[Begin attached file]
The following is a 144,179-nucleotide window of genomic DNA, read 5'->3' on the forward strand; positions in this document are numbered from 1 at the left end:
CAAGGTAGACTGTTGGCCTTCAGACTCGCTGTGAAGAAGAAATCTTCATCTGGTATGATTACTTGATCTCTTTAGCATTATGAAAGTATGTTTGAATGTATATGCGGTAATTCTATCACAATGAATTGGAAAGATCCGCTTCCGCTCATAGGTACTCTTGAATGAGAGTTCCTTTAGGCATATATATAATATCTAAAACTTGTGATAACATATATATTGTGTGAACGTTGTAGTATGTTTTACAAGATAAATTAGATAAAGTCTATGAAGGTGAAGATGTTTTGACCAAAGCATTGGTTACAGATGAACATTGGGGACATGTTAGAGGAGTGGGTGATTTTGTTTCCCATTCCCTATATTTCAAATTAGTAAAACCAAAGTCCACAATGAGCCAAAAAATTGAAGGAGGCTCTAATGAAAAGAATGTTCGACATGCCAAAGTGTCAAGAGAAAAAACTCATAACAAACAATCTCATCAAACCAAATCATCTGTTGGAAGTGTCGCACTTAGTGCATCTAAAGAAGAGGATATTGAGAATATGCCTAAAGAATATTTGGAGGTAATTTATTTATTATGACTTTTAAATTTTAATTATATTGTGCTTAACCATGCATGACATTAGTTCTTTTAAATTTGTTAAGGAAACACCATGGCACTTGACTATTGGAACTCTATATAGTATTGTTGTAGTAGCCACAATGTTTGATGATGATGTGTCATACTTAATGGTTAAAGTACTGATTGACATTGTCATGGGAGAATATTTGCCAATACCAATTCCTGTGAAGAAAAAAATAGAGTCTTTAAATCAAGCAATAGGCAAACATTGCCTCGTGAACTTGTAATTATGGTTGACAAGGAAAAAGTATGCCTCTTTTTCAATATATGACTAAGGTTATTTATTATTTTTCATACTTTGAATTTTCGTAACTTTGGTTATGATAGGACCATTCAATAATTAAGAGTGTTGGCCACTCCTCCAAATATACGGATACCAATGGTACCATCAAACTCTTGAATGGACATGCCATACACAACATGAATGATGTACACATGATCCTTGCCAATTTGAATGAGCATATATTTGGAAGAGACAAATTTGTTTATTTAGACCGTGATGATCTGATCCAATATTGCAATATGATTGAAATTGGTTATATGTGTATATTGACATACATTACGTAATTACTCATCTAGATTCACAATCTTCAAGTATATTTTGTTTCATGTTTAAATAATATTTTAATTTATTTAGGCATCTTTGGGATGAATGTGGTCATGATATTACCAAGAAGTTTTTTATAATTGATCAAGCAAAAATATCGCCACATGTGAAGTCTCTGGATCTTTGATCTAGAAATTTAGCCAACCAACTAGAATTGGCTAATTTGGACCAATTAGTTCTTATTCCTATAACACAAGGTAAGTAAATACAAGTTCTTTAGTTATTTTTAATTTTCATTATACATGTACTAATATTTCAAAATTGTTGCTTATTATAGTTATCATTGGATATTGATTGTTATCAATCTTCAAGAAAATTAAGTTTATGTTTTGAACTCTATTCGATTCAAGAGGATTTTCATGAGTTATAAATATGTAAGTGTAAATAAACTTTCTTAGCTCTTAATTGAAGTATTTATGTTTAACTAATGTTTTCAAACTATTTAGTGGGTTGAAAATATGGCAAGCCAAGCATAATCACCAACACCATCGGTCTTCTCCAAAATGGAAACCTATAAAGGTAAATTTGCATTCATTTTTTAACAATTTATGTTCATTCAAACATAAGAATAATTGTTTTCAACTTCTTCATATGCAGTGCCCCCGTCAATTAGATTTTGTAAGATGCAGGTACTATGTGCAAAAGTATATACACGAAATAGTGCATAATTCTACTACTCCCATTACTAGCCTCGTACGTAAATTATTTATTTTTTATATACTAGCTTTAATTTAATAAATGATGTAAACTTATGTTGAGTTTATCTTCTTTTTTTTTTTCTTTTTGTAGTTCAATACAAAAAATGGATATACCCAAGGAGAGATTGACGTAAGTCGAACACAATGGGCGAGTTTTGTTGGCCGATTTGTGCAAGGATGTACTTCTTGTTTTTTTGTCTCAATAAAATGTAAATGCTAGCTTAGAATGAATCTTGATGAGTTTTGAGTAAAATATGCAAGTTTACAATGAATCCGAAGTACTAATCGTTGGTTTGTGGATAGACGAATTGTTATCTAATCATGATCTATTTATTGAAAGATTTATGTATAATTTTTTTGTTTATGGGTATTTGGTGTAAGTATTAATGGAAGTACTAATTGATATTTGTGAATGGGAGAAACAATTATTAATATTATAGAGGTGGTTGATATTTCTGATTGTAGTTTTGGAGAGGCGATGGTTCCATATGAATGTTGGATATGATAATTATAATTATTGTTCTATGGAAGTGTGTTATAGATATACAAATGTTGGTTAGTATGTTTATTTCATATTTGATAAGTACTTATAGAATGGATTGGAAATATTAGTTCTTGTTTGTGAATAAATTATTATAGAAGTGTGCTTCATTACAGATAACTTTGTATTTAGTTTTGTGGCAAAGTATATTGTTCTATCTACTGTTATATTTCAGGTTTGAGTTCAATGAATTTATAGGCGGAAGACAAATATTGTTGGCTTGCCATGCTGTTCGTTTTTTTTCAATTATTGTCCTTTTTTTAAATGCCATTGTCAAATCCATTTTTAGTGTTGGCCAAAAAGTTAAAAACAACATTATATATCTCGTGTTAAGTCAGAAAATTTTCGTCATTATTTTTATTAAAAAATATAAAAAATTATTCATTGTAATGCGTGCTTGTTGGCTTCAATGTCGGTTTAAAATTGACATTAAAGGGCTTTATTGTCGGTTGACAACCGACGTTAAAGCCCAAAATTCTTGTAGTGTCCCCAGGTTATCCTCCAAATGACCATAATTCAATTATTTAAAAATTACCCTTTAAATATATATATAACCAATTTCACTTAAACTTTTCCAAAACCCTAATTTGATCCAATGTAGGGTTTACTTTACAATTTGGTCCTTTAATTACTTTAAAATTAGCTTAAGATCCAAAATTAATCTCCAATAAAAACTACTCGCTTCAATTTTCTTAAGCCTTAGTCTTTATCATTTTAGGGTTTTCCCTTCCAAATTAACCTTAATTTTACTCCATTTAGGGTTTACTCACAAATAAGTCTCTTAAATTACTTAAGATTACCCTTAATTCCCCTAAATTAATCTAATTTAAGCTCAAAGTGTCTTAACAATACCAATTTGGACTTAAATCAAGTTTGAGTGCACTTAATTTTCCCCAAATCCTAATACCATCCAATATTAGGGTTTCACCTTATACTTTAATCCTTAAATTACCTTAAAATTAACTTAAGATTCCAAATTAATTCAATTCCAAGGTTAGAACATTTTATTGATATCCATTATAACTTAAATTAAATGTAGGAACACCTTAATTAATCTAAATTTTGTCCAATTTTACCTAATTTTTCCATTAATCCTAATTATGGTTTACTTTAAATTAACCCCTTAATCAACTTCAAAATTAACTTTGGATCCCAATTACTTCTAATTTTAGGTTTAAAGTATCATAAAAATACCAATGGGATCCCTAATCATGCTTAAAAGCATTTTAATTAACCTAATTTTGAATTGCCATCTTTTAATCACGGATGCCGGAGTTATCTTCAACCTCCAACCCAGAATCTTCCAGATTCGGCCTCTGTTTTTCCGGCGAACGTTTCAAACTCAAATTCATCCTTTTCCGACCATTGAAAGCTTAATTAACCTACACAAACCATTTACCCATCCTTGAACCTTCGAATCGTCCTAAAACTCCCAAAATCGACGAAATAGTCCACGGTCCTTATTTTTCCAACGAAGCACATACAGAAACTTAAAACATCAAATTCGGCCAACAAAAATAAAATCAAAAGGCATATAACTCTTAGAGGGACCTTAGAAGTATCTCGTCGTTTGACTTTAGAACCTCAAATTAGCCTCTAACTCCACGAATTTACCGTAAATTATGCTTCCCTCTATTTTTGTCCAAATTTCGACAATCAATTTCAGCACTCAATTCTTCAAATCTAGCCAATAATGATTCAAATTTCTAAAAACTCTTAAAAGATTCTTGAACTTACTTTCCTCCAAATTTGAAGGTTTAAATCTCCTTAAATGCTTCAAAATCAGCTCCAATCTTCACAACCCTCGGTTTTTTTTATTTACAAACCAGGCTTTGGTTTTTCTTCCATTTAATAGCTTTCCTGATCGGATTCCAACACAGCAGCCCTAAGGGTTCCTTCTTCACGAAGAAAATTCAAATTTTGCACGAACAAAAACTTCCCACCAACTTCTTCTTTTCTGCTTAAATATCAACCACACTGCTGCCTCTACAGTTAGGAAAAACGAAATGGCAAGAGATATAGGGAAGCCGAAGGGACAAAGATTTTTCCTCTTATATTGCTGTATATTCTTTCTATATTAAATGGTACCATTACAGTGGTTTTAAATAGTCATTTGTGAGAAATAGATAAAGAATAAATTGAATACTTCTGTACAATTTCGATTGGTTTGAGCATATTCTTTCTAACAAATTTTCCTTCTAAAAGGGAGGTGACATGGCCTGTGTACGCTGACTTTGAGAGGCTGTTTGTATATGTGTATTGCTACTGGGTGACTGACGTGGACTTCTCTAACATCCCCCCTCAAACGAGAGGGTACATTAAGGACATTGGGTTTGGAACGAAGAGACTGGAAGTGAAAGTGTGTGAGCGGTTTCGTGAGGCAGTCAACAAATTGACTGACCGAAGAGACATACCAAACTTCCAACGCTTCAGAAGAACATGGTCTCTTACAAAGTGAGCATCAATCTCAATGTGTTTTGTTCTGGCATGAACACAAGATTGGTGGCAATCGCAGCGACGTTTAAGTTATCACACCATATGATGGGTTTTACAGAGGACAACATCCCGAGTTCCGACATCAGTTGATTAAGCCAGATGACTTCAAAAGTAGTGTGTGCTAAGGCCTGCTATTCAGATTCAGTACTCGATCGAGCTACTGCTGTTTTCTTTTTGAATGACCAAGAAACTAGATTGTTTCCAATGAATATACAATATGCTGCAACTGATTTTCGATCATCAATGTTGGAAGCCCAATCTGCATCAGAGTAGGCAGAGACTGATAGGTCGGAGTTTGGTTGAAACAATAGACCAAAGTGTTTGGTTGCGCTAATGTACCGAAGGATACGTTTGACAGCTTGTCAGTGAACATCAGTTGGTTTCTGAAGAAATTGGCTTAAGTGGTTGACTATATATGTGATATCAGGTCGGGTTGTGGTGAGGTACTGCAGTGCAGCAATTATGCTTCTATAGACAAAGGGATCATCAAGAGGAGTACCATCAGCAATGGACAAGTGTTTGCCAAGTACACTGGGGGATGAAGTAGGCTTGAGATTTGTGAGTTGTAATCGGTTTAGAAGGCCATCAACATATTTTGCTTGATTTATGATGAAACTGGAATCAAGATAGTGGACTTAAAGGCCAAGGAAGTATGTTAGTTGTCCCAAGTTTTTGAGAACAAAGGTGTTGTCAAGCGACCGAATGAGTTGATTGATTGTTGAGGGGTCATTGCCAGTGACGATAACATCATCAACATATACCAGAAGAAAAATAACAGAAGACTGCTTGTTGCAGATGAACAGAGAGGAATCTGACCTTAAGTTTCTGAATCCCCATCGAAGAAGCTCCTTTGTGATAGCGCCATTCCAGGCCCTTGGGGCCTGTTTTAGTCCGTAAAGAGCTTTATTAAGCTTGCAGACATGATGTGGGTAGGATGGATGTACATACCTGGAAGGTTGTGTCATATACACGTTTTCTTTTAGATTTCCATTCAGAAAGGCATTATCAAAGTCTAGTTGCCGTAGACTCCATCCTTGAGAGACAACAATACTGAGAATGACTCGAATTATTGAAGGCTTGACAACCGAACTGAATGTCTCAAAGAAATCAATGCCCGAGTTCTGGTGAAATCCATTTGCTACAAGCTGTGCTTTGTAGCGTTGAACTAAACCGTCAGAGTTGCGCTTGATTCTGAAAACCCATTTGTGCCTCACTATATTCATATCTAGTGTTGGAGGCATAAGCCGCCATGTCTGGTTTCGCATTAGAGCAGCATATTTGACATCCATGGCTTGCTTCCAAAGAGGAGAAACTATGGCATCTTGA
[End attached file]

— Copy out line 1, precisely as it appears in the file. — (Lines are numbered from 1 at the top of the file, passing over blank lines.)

The following is a 144,179-nucleotide window of genomic DNA, read 5'->3' on the forward strand; positions in this document are numbered from 1 at the left end: